Retroactive benefits, as we explain in our book, are designed to help out people who, for whatever reason, have missed their intended filing date. Say a person meant to file at their full retirement age (FRA) of 66 but did not actually file for their benefit until age 67. Under the agency's retroactivity rules, such a person could receive up to six months of retroactive payments in a lump sum. They would still be out six months of foregone monthly benefits but they'd at least be somewhat better off. Retroactivity is only available to people who file on or after reaching full retirement age. And its maximum payment is six months of benefits except for some emergency extenuating circumstances, when it can be up to 12 months.
Now, the agency is trying to force some people to accept a six-month retroactive payment when what the person wants to do is defer their benefits instead. Say someone comes in to their local Social Security office a few months shy of their 70th birthday and, as we're all told to do, gives the agency a head's up on their filing intentions.
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Instead of accepting their application for benefits to begin at age 70, the agency's representative instead gives the person a six-month retroactive payment! This act resets the person's entitlement back to what it was six months prior and wipes out half a year of Delayed Retirement Credits (DRCs). The person loses 4 percent off their monthly benefit check in exchange for a six-month lump-sum payment they didn't ask for and don't want. This is awful.
We brought this to the attention of Jerry Lutz, the former Social Security technical expert who has reviewed nearly everything Larry has ever written about Social Security. Jerry consulted the SSA operations manual that sets forth agency policies and came back as amazed as we were.
"Based on SSA regulations, retroactivity is automatically applied to applications filed after FRA unless retroactivity is expressly restricted by the claimant," he wrote. "If this is a conspiracy, frontline SSA employees are not in on it, so I wouldn't throw them under the bus. They just try their best to enforce the rules as written by the higher-ups."
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What Jerry is saying is something we didn't know. Anyone who wants to get all of his or her DRCs must expressly tell Social Security not to provide retroactive benefits. Social Security's default assumption is that you want to receive retroactive benefits.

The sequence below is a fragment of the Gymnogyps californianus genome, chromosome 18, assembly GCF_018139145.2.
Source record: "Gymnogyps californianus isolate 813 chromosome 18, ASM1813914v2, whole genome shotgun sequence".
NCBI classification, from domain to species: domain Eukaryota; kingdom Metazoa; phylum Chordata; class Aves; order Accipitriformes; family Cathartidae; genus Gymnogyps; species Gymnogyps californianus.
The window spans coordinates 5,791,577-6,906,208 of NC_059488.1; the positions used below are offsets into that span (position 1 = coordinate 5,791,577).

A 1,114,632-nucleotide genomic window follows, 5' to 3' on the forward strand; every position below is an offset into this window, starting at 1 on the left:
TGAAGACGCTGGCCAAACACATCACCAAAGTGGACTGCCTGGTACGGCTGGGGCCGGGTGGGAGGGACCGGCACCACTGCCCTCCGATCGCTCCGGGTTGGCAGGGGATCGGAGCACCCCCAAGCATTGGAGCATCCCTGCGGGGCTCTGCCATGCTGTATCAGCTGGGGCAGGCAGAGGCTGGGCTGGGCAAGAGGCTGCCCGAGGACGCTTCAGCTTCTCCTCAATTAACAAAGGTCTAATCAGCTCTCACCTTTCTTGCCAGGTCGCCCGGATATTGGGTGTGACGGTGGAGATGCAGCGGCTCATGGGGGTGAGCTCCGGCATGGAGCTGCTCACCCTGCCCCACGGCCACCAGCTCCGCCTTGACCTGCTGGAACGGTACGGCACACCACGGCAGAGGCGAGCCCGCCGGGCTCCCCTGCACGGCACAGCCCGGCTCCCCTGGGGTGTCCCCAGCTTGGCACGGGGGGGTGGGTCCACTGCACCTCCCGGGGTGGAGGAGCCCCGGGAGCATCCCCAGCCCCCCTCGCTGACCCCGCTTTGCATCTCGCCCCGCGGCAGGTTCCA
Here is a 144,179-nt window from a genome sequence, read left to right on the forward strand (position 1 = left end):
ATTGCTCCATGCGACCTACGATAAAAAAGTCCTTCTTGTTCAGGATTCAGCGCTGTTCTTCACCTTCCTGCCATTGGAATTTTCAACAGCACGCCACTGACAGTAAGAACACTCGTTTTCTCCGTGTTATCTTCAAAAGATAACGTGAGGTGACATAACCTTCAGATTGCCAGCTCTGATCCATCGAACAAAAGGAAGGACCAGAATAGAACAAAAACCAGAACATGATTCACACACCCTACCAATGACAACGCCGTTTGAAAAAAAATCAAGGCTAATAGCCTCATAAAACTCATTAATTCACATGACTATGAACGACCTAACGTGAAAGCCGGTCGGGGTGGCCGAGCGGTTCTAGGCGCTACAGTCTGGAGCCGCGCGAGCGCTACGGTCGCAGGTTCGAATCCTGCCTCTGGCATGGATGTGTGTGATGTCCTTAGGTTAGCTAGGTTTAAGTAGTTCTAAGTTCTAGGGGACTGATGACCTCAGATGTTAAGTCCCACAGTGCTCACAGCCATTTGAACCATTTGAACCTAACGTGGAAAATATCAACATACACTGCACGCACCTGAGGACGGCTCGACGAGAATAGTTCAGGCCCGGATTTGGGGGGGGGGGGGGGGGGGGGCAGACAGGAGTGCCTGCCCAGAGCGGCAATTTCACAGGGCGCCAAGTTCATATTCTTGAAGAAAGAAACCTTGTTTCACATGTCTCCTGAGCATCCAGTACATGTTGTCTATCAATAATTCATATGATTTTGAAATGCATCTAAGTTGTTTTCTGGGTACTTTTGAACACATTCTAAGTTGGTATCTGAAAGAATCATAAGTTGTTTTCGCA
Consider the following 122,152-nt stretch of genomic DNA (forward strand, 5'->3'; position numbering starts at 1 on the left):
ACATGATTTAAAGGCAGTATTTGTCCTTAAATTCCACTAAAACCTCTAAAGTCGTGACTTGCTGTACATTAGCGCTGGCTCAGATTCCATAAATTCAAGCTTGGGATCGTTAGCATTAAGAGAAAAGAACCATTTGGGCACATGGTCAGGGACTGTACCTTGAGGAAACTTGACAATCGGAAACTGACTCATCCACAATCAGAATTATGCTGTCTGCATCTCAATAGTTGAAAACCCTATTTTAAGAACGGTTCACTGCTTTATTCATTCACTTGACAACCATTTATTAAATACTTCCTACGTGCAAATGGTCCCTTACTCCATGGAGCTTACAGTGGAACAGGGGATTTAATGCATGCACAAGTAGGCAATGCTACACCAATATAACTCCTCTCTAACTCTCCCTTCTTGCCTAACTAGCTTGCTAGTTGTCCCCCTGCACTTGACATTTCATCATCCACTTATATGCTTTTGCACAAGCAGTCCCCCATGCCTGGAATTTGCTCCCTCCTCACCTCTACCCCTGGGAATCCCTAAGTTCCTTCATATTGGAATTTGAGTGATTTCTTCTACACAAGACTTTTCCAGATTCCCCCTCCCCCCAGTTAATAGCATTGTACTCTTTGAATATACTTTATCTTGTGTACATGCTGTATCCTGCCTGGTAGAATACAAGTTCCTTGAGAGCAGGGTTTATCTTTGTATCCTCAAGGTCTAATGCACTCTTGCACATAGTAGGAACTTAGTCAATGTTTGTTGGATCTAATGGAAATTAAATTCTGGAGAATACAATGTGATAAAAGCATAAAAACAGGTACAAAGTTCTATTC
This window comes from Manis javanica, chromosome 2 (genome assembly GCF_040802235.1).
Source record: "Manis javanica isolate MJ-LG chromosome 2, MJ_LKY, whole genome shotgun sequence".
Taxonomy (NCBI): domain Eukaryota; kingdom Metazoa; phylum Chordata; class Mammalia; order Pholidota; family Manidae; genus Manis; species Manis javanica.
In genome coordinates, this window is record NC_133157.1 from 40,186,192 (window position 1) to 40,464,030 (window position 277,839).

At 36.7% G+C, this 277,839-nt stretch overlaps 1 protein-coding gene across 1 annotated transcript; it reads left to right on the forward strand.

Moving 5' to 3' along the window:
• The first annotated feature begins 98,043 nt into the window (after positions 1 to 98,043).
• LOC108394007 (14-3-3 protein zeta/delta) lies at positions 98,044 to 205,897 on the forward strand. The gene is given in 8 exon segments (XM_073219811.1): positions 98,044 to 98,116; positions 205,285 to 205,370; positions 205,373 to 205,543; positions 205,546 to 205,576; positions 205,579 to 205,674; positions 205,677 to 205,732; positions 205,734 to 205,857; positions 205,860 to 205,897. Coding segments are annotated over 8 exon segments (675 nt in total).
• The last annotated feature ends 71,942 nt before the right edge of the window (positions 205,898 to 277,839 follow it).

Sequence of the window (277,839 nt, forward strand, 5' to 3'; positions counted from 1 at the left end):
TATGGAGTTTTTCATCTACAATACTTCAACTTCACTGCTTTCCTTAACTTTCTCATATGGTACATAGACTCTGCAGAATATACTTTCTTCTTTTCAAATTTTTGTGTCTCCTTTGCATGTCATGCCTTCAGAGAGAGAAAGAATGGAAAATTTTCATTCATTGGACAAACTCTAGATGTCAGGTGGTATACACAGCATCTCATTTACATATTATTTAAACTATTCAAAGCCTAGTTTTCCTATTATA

This really takes the cake. It's bad enough that staffers at Social Security don't understand why people should and would want to delay their benefit receipt. But then, when you tell them you want to take your benefit starting at 70, they decide you should have taken it earlier and change your application to something you didn't request. We're wondering how many of these "mistakes" get made every day and how many of those making these mistakes ever get fired.
What we'd like to see is an independent audit (by people like us!) of Social Security's handling of participant requests for information and commencement of particular benefits. Our guess is we'd find a 40-percent error rate. If we could, we'd force every member of Social Security's staff to read "Get What's Yours."
In the meantime, Social Security beneficiaries have to be vigilant and put down in writing their decision and preference not to receive retroactive benefits. Make sure Social Security provides a written statement acknowledging its receipt of this request. And if you do get a lump-sum retroactive payment you did not want, keep in mind that you have a one-year window to require the SSA to let you repay this amount, request a do-over, and claim the benefits you originally intended.
Economist Larry Kotlikoff and journalist Phil Moeller are co-authors of the New York Times bestseller, "Get What's Yours: The Secrets to Maxing Out Your Social Security," along with PBS economics correspondent Paul Solman. Follow them on Twitter @kotlikoff @PhilMoeller @PaulSolman.